Skip to main content Accessibility help
×
Home
Hostname: page-component-544b6db54f-zts5g Total loading time: 0.2 Render date: 2021-10-22T17:30:44.615Z Has data issue: true Feature Flags: { "shouldUseShareProductTool": true, "shouldUseHypothesis": true, "isUnsiloEnabled": true, "metricsAbstractViews": false, "figures": true, "newCiteModal": false, "newCitedByModal": true, "newEcommerce": true, "newUsageEvents": true }

Article contents

Molecular identification of Cryptosporidium parvum from avian hosts

Published online by Cambridge University Press:  14 January 2011

J. X. QUAH
Affiliation:
International Medical University, 126, Jalan 19/155B, Bukit Jalil, 57000 Kuala Lumpur, Malaysia
S. AMBU*
Affiliation:
International Medical University, 126, Jalan 19/155B, Bukit Jalil, 57000 Kuala Lumpur, Malaysia
Y. A. L. LIM
Affiliation:
Department of Parasitology, Faculty of Medicine, University of Malaya, 50603 Kuala Lumpur, Malaysia
M. A. K. MAHDY
Affiliation:
Department of Parasitology, Faculty of Medicine, University of Malaya, 50603 Kuala Lumpur, Malaysia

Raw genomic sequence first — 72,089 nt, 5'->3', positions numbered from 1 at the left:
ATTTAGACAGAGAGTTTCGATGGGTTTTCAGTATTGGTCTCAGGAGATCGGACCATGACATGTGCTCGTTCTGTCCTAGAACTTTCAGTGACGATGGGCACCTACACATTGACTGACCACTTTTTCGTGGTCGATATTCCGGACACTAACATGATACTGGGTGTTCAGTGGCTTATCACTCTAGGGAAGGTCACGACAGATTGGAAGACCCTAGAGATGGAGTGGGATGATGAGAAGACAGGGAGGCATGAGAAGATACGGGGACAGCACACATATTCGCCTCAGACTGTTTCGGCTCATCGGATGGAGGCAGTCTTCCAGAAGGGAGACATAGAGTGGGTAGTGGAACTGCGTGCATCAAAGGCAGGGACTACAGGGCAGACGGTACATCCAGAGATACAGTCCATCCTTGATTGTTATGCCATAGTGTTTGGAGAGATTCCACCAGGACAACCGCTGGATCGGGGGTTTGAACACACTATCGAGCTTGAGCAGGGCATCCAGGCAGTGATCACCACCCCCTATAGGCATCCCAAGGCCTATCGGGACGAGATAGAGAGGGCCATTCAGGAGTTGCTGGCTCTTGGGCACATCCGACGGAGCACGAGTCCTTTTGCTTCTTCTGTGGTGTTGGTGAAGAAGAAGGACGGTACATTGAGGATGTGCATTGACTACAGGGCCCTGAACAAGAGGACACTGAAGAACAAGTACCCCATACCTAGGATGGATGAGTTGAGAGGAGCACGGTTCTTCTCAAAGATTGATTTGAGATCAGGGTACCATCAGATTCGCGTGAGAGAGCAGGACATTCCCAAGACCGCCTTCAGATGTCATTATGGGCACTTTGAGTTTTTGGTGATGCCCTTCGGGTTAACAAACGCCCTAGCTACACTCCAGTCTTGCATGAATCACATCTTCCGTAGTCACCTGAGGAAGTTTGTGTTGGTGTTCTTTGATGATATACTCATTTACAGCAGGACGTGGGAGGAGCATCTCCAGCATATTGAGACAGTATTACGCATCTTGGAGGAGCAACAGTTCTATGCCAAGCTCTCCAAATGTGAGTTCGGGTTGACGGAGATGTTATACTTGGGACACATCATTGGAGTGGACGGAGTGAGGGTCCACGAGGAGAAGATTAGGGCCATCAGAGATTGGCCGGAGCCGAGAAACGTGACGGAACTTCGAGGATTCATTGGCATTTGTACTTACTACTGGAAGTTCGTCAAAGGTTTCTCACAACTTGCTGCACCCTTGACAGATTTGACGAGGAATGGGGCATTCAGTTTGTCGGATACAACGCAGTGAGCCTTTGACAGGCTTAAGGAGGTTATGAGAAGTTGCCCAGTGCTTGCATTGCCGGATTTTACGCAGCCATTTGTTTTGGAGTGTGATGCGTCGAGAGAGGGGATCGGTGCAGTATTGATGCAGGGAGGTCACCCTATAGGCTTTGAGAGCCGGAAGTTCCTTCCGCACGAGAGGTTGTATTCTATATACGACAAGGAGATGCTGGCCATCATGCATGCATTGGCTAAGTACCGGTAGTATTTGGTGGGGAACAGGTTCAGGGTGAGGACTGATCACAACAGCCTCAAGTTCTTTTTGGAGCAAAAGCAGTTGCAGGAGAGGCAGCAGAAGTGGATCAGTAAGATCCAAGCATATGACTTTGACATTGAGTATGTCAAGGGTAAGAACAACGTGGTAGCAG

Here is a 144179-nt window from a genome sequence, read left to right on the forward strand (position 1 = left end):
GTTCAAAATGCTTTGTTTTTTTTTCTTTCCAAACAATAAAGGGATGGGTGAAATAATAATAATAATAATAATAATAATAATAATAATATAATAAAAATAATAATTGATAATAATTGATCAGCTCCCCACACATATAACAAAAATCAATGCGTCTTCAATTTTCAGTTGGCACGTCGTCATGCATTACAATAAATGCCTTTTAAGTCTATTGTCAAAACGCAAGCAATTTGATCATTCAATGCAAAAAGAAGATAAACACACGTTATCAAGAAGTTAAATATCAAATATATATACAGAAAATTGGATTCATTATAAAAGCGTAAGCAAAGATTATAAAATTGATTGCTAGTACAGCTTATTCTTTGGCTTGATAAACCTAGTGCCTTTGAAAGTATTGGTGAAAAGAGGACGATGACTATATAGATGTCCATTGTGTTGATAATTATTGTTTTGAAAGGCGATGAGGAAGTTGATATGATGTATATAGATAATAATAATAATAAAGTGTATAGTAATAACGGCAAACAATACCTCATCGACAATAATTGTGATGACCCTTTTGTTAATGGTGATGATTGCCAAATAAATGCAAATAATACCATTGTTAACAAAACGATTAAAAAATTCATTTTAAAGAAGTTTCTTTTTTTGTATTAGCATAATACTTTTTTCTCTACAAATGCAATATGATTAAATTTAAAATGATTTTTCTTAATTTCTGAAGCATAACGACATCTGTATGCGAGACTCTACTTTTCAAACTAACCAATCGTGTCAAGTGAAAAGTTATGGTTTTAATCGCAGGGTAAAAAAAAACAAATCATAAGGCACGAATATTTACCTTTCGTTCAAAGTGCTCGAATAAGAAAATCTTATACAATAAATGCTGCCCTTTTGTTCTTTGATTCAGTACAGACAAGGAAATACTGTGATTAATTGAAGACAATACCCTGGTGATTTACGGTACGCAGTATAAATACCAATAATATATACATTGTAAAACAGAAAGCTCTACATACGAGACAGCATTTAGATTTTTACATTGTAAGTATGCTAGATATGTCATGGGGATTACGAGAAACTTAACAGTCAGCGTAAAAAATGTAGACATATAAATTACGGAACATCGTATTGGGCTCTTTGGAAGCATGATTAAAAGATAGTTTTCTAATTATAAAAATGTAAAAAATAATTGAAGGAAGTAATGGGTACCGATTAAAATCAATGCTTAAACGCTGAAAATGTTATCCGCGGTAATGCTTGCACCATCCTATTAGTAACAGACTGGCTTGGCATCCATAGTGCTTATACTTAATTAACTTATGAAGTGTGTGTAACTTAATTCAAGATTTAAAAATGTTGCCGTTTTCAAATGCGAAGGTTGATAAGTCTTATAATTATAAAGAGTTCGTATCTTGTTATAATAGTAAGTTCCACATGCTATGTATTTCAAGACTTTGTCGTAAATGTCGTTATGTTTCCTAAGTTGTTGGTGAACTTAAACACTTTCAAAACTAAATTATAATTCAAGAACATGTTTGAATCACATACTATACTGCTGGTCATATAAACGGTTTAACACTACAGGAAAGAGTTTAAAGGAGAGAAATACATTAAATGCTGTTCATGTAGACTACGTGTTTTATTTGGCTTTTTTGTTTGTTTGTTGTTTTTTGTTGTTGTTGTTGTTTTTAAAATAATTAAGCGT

J. W. MAK
Affiliation:
International Medical University, 126, Jalan 19/155B, Bukit Jalil, 57000 Kuala Lumpur, Malaysia
*
*Corresponding author: International Medical University, 126, Jalan 19/155B, Bukit Jalil, 57000 Kuala Lumpur, Malaysia. E-mail: stephen_ambu@imu.edu.my

Summary

Cryptosporidium species are protozoan parasites that infect humans and a wide variety of animals. This study was aimed at identifying Cryptosporidium species and genotypes isolated from avian hosts. A total of 90 samples from 37 different species of birds were collected throughout a 3-month period from April 2008 to June 2008 in the National Zoo of Kuala Lumpur, Malaysia. Prior to molecular characterization, all samples were screened for Cryptosporidium using a modified Ziehl-Neelsen staining technique. Subsequently samples were analysed with nested-PCR targeting the partial SSU rRNA gene. Amplicons were sequenced in both directions and used for phylogenetic analysis using Neighbour-Joining and Maximum Parsimony methods. Although 9 (10%) samples were positive for Cryptosporidium via microscopy, 8 (8·9%) produced amplicons using nested PCR. Phylogenetic trees identified all the isolates as Cryptosporidium parvum. Although C. parvum has not been reported to cause infection in birds, and the role of birds in this study was postulated mainly as mechanical transporters, these present findings highlight the significant public health risk posed by birds that harbour the zoonotic species of Cryptosporidium.